Elvis on The Future of Marketing: A Little Less Campaign and a Little More Action


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This post originally appeared on Forbes.com

Each year the fall rolls around

Summer tans have faded. Marketing planning begins. Here’s the sequence: Agencies get briefed, ideas are presented, concepts get developed, creative gets shot, media gets bought, ads run, results get measured, and (maybe) awards get submitted. Celebratory dinner with the requisite toasts and back slapping. Fall rolls around again. Lather, rinse, repeat.

latherThis is traditional marketing. A phenomenon that Seth Godin labels the TV industrial complex. The only problem. It doesn’t work as well as it used to. Or in some cases it doesn’t work at all.

Whose to blame for the campaign based mentaility. Is it the brand or is it the agency? Who is going to break the cycle of TITWWADI (This Is The Way We Always Do It). When is this Einsteinian version of insanity going to stop? It’s hard to blame the agency. You can’t expect them to change if there entire business model is predicated on not doing so. Perhaps it’s up to brands to break the cycle.

Are there companies willing to change?

Maybe the Price is right. In a recent Forbes interview the CMO of CVS Rob Price described how they are making the shift,

Rob Price“We’ve gone through a real transition. In the seven years I’ve been here, we’ve moved from being more of an Advertising and Promotions department to really being an Insights to Action function.. That changes your focus substantially. But of course we still do the advertising, marketing and promotional accountability, that’s our functional expertise… We’ve reduced degree of traditional advertising that we’ve done. Because we’ve found, and maybe it stems from our advertising roots. Advertising is about frequency and reach. Well, we have 35 million people coming into stores every week. Tens of millions with our mail order pharmacy and  with our prescription benefit management. So if you monetized, if you put into traditional advertising terms, all of those are exposures or impressions. The media in our operating environment is thousands of stores, hundreds of thousands of people, serving millions of customers, creating billions of interactions. It’s very large numbers and we’ve decided to harness the energy of the marketing team in collaboration with IT, Store Operations and Digital.”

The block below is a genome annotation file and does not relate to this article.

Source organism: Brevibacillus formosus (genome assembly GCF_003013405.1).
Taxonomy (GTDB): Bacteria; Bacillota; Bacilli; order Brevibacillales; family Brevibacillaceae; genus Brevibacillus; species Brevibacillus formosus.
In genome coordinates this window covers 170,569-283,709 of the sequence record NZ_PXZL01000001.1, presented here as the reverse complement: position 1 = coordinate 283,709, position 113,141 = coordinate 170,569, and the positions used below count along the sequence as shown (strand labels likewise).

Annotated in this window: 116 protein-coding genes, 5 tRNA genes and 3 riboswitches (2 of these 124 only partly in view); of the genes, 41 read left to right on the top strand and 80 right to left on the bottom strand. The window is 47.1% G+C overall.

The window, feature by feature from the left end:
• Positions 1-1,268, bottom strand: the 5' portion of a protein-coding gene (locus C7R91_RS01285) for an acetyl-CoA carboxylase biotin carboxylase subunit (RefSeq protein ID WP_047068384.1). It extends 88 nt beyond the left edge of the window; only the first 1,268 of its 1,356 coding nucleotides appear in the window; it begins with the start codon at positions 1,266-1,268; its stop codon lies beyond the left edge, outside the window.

This is groundbreaking in two ways. First, CVS is shifting focus away from awareness and acquisition towards the customer experience and retention. Second, Price acknowledges that it involves working across the organization to accomplish marketing goals. Marketing is no longer a siloed function. Generating insights and turning them into actions.

From a Pharmacy to a Piano

Credit: Wikipedia

Credit: Wikipedia

Does this same approach work if you don’t have millions or billions of interactions. What if you are selling a high ticket item to a difficult to reach audience like an $80,000 grand piano? Here is how does Steinway Pianos pushes beyond campaign towards action? When you buy a grand piano from Steinway, they will stage a private concert in your home. According to author Joseph Pine it comes with all the trimmings.  Steinway helps with invitations, serves wine and hors d’oeuvres, provides valet parking and brings in a professionally trained concert pianist. It creates an experience for its customers. And you know that’s the best that piano will ever sound in the home. Pine spoke to a Steinway customer who had held a concert. Two of his friends bought a Steinway afterwards.

It’s not easy making the shift from campaign to commitment. Marketing has typically been about the funnel. Taking a top-down approach to generate awareness, create interest, cultivate desire and drive action. Today the convergence of the access to data and an empowered  consumer has forever changed the game. Smart companies are taking a  more considered bottom-up approach. They are constantly asking themselves, “How can we better serve and support the customers we have?” They’ve shifted to a customer first, prospect second mindset. HARO founder and author Peter Shankman says it best,

Take care of the customers you have, and they’ll bring you the customers you want.

In closing, perhaps we need to look to a King for advice. Stealing the lyrics from the classic Elvis tune, “A Little Less Conversation“:

A little less [one-way] conversation, a little more action please
All this aggravation [interrupting] ain’t satisfactioning me
A little more bite [action] and a little less bark [talk]
A little less fight [push] and a little more spark [insight]
Close your mouth and open up your heart [commitment] and baby satisfy me [customer]
Satisfy me baby

Today’s Lagniappe (a little something extra thrown in for good measure) – Here is the one and only Elvis:

Republished with author's permission from original post.

Stan Phelps
Stan Phelps is the Chief Measurement Officer at 9 INCH marketing. 9 INCH helps organizations develop custom solutions around both customer and employee experience. Stan believes the 'longest and hardest nine inches' in marketing is the distance between the brain and the heart of your customer. He is the author of Purple Goldfish, Green Goldfish and Golden Goldfish.


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